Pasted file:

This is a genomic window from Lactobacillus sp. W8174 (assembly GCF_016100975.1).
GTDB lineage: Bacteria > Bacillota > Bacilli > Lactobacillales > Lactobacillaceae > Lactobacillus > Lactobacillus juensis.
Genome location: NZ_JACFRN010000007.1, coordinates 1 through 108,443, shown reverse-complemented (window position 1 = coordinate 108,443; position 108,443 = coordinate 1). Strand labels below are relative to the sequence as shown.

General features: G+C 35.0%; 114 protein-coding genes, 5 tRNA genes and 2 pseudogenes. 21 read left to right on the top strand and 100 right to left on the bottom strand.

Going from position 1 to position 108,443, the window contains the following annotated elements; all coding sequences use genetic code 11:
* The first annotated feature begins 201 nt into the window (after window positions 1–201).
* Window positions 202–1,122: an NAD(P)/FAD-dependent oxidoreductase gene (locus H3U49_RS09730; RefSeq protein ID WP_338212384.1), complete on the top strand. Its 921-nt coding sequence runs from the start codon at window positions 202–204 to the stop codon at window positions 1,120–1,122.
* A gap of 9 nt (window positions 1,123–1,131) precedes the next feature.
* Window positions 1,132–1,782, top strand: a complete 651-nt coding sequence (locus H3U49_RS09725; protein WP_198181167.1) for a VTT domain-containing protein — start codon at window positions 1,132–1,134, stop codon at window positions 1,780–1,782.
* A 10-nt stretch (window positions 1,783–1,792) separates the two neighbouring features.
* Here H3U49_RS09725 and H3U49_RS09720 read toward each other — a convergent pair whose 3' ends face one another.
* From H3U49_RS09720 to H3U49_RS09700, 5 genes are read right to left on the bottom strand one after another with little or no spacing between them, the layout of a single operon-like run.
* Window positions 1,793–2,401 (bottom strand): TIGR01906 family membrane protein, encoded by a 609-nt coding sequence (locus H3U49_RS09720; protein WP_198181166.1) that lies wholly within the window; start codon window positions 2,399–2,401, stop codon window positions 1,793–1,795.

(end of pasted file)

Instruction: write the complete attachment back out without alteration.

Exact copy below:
This is a genomic window from Lactobacillus sp. W8174 (assembly GCF_016100975.1).
GTDB lineage: Bacteria > Bacillota > Bacilli > Lactobacillales > Lactobacillaceae > Lactobacillus > Lactobacillus juensis.
Genome location: NZ_JACFRN010000007.1, coordinates 1 through 108,443, shown reverse-complemented (window position 1 = coordinate 108,443; position 108,443 = coordinate 1). Strand labels below are relative to the sequence as shown.

General features: G+C 35.0%; 114 protein-coding genes, 5 tRNA genes and 2 pseudogenes. 21 read left to right on the top strand and 100 right to left on the bottom strand.

Going from position 1 to position 108,443, the window contains the following annotated elements; all coding sequences use genetic code 11:
* The first annotated feature begins 201 nt into the window (after window positions 1–201).
* Window positions 202–1,122: an NAD(P)/FAD-dependent oxidoreductase gene (locus H3U49_RS09730; RefSeq protein ID WP_338212384.1), complete on the top strand. Its 921-nt coding sequence runs from the start codon at window positions 202–204 to the stop codon at window positions 1,120–1,122.
* A gap of 9 nt (window positions 1,123–1,131) precedes the next feature.
* Window positions 1,132–1,782, top strand: a complete 651-nt coding sequence (locus H3U49_RS09725; protein WP_198181167.1) for a VTT domain-containing protein — start codon at window positions 1,132–1,134, stop codon at window positions 1,780–1,782.
* A 10-nt stretch (window positions 1,783–1,792) separates the two neighbouring features.
* Here H3U49_RS09725 and H3U49_RS09720 read toward each other — a convergent pair whose 3' ends face one another.
* From H3U49_RS09720 to H3U49_RS09700, 5 genes are read right to left on the bottom strand one after another with little or no spacing between them, the layout of a single operon-like run.
* Window positions 1,793–2,401 (bottom strand): TIGR01906 family membrane protein, encoded by a 609-nt coding sequence (locus H3U49_RS09720; protein WP_198181166.1) that lies wholly within the window; start codon window positions 2,399–2,401, stop codon window positions 1,793–1,795.